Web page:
As a patient, you have the right to participate in the decision-making process of your medical care. You have the right to refuse treamtent, including life-sustaining treatment. State law allows you to make an "advance directive" concerning your medical treatments, particularly end-of-life care, before such a time arrives. In Texas, there are four kinds of advance directives:
Directive to Physicians
A Directive to Physicians, also known as a "living will", allows you to tell your physician not to use artificial methods to prolong the process of dying if you are terminally ill. A Directive does not become effective until your physician has diagnosed you with a terminal or irreversible condition.
If for some reason you become unable to sign a written Directive, you can issue a Directive verbally or by other means of non-written communication, in the presence of your physician and appropriate witnesses.
If you have not issued a Directive and become unable to communicate after being diagnosed witha terminal or irreversible condition, your attending physician and legal guardian or legal next-of-kin can make decisions concerning withdrawing, withholding or providing life sustaining treatment. It is, however, vitally important that you communicate your wishes to them while you are able.
Medical Power of Attorney
to download a printable version to Directive to Physicians
Another type of advance directive is a Medical Power of Attorney which allows you to designate someone you trust - an agent - to make health care decisions on your behalf should you become unable to make these decisions yourself.
You cannot choose as your agent your health care provider, including a physician, hospital or nursing home; an employee of your health care provider, unless he is your relative; your residential care provider, such as a nursing home or hospice; or an employee of your residential care provider, unless he is related to you.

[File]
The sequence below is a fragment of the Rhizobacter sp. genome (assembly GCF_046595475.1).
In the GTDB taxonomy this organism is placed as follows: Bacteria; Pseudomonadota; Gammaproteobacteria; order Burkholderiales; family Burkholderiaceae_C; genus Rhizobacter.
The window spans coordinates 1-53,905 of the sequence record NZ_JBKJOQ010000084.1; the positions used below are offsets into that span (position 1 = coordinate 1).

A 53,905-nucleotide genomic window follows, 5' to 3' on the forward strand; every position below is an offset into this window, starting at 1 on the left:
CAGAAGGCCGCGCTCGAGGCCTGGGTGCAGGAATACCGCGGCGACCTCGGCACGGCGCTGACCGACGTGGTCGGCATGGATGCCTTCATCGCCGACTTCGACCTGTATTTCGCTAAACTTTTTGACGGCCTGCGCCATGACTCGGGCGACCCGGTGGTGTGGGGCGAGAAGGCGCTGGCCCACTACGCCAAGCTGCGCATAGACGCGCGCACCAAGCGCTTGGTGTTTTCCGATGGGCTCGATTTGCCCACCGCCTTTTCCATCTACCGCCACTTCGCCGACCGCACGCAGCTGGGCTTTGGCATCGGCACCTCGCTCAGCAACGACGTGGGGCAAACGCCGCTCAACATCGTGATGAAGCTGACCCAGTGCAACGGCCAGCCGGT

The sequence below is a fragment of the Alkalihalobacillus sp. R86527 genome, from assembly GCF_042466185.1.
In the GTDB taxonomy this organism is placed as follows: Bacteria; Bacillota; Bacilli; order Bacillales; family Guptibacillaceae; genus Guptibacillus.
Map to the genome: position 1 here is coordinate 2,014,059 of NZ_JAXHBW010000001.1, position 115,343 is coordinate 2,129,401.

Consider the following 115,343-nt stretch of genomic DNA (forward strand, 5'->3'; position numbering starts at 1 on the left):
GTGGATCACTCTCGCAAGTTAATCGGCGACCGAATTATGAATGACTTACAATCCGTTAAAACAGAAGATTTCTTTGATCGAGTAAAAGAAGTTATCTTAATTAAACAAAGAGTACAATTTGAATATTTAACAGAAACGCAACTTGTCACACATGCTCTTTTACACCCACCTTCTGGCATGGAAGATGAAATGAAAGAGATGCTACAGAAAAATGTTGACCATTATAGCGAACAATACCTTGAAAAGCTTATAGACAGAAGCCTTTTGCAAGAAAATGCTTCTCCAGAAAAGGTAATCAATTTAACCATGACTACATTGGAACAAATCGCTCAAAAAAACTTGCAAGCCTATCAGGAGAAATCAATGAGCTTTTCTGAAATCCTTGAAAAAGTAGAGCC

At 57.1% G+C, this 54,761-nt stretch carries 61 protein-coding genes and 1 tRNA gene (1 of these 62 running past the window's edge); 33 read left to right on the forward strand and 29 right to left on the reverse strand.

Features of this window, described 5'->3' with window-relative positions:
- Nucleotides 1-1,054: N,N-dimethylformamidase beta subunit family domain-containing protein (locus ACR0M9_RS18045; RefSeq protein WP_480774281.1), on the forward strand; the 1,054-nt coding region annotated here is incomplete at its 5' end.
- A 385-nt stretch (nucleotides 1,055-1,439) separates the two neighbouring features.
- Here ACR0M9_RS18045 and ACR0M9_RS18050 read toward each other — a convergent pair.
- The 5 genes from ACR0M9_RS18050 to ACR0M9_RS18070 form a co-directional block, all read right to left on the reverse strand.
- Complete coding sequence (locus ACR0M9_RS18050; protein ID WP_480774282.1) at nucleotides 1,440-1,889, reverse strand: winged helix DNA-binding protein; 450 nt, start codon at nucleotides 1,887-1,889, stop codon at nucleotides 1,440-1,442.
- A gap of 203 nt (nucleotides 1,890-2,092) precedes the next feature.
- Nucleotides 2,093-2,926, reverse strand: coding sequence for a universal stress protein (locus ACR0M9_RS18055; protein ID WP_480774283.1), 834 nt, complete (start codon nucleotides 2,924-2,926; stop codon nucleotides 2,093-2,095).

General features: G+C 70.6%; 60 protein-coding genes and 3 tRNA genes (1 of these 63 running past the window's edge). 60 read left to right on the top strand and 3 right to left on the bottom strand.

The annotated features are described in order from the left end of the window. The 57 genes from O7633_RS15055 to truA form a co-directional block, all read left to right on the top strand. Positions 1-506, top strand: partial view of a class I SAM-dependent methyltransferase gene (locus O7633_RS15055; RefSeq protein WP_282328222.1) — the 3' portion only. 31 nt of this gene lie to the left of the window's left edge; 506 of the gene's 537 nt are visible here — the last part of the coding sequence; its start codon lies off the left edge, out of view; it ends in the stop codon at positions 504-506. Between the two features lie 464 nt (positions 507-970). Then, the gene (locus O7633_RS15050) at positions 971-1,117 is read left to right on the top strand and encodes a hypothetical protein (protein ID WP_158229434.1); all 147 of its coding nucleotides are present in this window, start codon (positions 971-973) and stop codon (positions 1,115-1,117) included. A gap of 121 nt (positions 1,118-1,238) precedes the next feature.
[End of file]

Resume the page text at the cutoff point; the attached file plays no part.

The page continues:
The person you designate has authority to make health care decisions on your behalf when you attending physician certifies that you lack the capacity to make your own health care decisions. Your agent cannot make a health care decision if you object, regardless of whether you have the capacity to make the health care decision yourself, or wheterh a Medical Power of Attorney is in effect.
Your agent must make health care decisions after consulting with your attending physician, and according to the agent's knowledge of your wishes, including your religious and moral beliefs. If your wishes are unknown, your agent must make a decision based on what she believes is in your best interest.
Out-of-Hospital Do-Not-Resuscitate Order
to download a printable version of Medical Power of Attorney
An Out-of-Hospital Do-Not Resuscitate Order allows you to refuse certain life sustaining treatments in any setting outside of a hospital. Your attending phyisican must also sign this advance directive.
Declaration for Mental Health Treatment
to download a printable version of Out of Hospital Do Not Resuscitate
Another type of advance directive deals with mental health treatment issues only. A Declaration for Mental Health Treatment allows you to tell health care providers your choices for mental health treatment, in the event you become incapacitated.
Legal Aspects of Advance Directives
Although an Advance Directive does not need to be notarized, your signature should, however, be witnessed by two qualified witnesses. Neither this hospital nor your physician may require you to execute an advance directive as a condition for admittance or receiving treatment in this or any other hospital. The fact that you have executed an advance directive will not affect any insurance policies that you may have. Advance directives can be changed or cancelled at any time.
Advance Directives and this Hospital
Formal policies have been adopted to assure that your rights to make medical treatment decisions will be honored to the extent permitted by law. We will provide advance directive forms for you at your request. If you would like copies of these forms, please ask your nurse or a member of the staff.